Breezing. I’m sure I’d heard the term before. But I guess it never clicked in my brain.
It clicked the other day. Well, no. It was more like a thunderclap! Check out what I discovered.
Know what breezing means? In racehorse jargon, it is this: “Breezing is used to maintain and assess the fitness of all racehorses.”*
Breezing is a process, but before a breeze can occur, there are several lessons a two-year-old horse must be taught…
*style is a priority over speed.
*“breaking,” which builds and accomplishes cardiovascular fitness, muscles, and bones, and exercises the horse under tack and in the paddock.
*the basics of being comfortable galloping in a paddock, then in the jogging ring, before heading to the track.
*to be comfortable and confident in the jogging ring.
*an increase in fitness through weeks of galloping on the track.
There are two key aspects to the process: the mental and physical states of each horse. A horse that is physically strong may not mentally enjoy breezing. And a horse that enjoys the track “may not be able to withstand the physical pressure.”*
Breezing educates the horse into the bit, which refers to the horse’s willingness to move under its own power “with a steady, relaxed contact with the rider’s hands via the reins.”* This allows the horse to relax on the track and enjoy its run, as breezing is an easy run, not at top speed. However, “A spirited horse may have to be held back by the rider in order to be kept at a breezing pace.”**
Morning workouts are necessary to keep the horse in peak condition and trains an inexperienced horse to behave on the track.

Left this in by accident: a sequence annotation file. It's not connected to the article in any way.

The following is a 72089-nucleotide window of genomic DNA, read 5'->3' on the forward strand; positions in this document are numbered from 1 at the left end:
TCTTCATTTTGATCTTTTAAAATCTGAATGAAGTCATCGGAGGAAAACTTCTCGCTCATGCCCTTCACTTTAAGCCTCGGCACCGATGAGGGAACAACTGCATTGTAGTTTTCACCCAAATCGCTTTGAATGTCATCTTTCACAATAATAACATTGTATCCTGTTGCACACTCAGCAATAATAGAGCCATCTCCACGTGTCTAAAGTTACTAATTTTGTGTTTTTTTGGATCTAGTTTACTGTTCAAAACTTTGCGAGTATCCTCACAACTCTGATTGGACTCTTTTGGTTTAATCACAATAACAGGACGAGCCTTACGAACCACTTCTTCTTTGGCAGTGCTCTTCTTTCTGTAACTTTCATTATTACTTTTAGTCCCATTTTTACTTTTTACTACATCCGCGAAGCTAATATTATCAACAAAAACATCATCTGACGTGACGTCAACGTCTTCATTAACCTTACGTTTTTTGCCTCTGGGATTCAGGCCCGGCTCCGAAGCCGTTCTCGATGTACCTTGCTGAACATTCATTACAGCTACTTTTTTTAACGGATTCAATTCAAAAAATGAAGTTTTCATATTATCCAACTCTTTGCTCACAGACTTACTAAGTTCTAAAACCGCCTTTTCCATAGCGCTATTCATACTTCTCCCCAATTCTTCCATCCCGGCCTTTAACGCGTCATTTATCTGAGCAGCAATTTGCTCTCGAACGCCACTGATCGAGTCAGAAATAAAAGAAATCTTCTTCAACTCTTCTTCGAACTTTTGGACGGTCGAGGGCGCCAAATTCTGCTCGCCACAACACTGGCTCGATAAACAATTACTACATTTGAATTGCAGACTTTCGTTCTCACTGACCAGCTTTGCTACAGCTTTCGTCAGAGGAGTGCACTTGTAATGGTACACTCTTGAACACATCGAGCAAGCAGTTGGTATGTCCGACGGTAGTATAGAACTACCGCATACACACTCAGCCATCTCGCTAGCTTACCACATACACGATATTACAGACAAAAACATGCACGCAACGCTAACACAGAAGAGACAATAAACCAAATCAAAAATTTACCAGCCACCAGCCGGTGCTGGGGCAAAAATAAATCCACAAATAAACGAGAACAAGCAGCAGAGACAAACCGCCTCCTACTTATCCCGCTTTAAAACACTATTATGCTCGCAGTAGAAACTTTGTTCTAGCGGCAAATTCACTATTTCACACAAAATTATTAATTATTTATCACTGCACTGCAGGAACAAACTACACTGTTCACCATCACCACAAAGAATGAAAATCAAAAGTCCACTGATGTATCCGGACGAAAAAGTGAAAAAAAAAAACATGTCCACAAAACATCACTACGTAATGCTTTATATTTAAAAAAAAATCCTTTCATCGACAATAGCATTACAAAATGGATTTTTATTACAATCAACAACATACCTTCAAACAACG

“When a horse is compromised in either [mental or physical] capacity, they will not be their best on the track. In these cases, the road to breezing is taken at a slower pace. This will reduce the impact of any physical problems as well as ensure the two-year-old maintains a happy attitude about training. By paying attention to the horse, a trainer will see signs of physical or mental stress.”*
When a two-year-old finishes this training, it encounters new experiences as it moves on to busier tracks and new routines and is prepared for its first breeze with “a solid base of fitness and a relaxed mind.”*
Breezing! See any spiritual applications in all that? Let’s see.
In training us as Christians, the Father:
*chooses style or technique over speed
*knows breaking must come first, which builds up spiritual muscles
*must train us within before we can go out so that we are confident
*waits until we willingly act under His direction in a steady, relaxed manner
*educates us so we may enjoy our run
*expects our morning spiritual workouts to keep us in peak condition
*trains us how to behave
*keeps us reined in that we not try to get ahead on our own
*watches for a compromised condition, for if we’re not at our best, He must train us at a slower pace to help reduce the impact of any problems and to help us maintain a happy and thankful attitude
*watches for signs of physical or mental stress
*moves us into new experiences as we encounter “busier tracks and new routines.”
Before being let out on the racetrack of life, we need to learn who guides us and become comfortable with it. Training builds us up and makes us ready for whatever race comes our way.
Breezing is used to maintain and assess the fitness of all God’s runners! In our training, do we end up with a “solid base of fitness and a relaxed mind”?